$1.6 billion US Powerball jackpot split between 3 winners

An unprecedented Powerball jackpot whose rise to $1.6 billion (£1.1bn) became a national fascination in the US will be split three ways.

Cashier M Faroqui is mobbed in the Los Angeles store which sold one of the three winning tickets. Picture: AP

The winners’ identities remain a mystery, but they bought their tickets in Florida, Tennessee and a Los Angeles suburb.

Winners of the world-record jackpot overcame odds of 1 in 292.2 million to land the numbers drawn on Wednesday night, 4, 8, 19, 27 and 34 and Powerball 10. They can take the winnings in annual payments spread over decades or a smaller amount in a lump sum.

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The California ticket was sold at a convenience store in Chino Hills, California, lottery spokesman Alex Traverso said.

Tennessee’s winning ticket was sold in Munford, north of Memphis, according to lottery officials from the state. Florida lottery officials said the winning ticket for that state was sold at a grocery store in Melbourne Beach.

The California store immediately became a popular gathering spot. Hundreds of people cheered for TV cameras as if it were New Year’s Eve or a sporting event.

Some took selfies with the store clerk on duty, who became an instant celebrity.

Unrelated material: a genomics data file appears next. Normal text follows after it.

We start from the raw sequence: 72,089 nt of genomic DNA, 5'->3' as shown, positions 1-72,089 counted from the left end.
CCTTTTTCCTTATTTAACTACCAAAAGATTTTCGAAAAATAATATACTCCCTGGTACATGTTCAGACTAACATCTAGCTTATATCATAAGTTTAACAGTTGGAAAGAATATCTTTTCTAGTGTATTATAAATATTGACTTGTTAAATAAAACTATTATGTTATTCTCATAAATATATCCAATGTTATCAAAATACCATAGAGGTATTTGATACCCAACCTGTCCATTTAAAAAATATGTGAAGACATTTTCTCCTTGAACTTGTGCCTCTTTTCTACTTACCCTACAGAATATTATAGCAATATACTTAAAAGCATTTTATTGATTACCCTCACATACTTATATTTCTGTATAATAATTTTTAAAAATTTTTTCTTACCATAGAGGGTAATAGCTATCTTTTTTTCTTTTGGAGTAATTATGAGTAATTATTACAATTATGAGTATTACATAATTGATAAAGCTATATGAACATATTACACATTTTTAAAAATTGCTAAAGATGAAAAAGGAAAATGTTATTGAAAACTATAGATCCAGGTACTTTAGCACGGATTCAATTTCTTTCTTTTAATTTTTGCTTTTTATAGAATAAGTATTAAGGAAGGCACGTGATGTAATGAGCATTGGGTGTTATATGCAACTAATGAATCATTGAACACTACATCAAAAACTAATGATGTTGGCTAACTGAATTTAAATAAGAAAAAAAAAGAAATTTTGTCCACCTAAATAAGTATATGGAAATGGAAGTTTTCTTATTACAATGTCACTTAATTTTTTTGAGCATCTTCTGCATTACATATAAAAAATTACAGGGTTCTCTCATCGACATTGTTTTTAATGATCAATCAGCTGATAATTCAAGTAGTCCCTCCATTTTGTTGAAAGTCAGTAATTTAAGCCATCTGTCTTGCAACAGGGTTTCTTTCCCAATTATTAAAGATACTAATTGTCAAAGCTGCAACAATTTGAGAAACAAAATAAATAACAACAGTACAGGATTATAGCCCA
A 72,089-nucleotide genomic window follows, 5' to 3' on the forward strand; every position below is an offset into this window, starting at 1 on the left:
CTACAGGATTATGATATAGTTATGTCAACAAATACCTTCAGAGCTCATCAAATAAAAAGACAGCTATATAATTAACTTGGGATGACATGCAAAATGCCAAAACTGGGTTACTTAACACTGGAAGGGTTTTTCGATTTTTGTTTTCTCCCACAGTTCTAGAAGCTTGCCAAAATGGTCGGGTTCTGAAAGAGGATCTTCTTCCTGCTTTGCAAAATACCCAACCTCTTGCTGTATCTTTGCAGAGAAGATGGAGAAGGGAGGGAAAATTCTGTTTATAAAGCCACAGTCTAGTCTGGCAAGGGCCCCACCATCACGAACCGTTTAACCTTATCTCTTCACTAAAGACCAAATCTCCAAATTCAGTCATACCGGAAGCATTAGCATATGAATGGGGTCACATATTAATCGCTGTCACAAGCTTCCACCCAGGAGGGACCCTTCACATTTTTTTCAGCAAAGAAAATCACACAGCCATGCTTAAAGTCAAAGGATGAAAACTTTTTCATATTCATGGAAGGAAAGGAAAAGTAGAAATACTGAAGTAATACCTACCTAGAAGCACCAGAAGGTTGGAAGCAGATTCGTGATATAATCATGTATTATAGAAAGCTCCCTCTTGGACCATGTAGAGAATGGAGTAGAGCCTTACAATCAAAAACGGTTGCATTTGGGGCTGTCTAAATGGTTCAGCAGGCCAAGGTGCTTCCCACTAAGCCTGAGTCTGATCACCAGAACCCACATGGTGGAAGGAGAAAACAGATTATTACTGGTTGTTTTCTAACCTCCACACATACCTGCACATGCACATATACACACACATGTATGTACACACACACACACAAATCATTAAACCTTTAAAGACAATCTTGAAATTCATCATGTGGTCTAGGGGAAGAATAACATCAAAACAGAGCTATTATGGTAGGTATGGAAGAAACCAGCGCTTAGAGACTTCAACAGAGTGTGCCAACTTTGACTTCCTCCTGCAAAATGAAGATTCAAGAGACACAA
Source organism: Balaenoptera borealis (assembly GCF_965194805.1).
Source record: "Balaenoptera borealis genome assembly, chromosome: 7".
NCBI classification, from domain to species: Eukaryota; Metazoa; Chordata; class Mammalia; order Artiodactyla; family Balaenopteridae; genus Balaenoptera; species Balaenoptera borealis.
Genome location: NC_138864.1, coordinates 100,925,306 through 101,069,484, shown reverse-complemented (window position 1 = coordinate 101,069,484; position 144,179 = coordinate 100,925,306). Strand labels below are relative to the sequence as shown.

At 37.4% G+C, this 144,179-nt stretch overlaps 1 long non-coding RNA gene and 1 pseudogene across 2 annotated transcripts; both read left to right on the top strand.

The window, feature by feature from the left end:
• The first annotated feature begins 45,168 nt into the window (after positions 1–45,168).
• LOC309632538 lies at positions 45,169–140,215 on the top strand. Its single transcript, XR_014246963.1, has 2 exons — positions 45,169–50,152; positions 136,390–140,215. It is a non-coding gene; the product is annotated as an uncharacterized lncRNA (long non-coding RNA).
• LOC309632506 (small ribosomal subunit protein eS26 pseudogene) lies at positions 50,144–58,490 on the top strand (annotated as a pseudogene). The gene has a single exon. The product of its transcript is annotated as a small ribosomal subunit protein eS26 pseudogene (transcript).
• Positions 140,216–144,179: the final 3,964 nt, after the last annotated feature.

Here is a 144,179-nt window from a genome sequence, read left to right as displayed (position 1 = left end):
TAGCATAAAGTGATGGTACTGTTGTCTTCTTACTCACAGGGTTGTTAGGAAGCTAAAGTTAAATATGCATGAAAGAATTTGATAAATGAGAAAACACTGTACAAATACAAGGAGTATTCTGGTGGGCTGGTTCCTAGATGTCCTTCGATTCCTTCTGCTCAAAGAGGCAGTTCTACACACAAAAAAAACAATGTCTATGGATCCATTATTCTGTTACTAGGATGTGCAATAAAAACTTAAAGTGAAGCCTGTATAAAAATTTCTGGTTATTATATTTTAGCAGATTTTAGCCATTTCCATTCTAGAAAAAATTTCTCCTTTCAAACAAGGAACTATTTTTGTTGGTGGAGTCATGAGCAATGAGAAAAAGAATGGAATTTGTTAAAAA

“I’m very proud that the ticket was sold here,” the clerk, M. Faroqui, told the local newspaper, the San Bernardino Sun. “I’m very happy. This is very exciting.”

The 7-Eleven will get a $1 million bonus for selling the winning ticket, Traverso said.

The estimated jackpot amounts had risen steadily since 4 November, when it was reset at $40 million. Texas Lottery executive director Gary Grief has said this Powerball offered “absolutely” the world’s biggest jackpot.

Spain’s El Gordo is the world’s biggest lottery in financial terms – its prizes in 2015 totalled €2.24bn (£1.68bn).

Powerball tickets are sold in 44 states, as well as the District of Columbia, the US Virgin Islands and Puerto Rico.

Six of the 50 US states do not participate in the lottery, so some residents drive for hours to other states to buy tickets.

Alabama, Mississippi and Utah cite religious reasons, while Alaska has said it would not be economical in such a sparsely populated state.

In Hawaii, proposed legislation to start participating fails consistently, and in Nevada the lottery is rejected because the state’s world-famous casinos prefer not to have competition.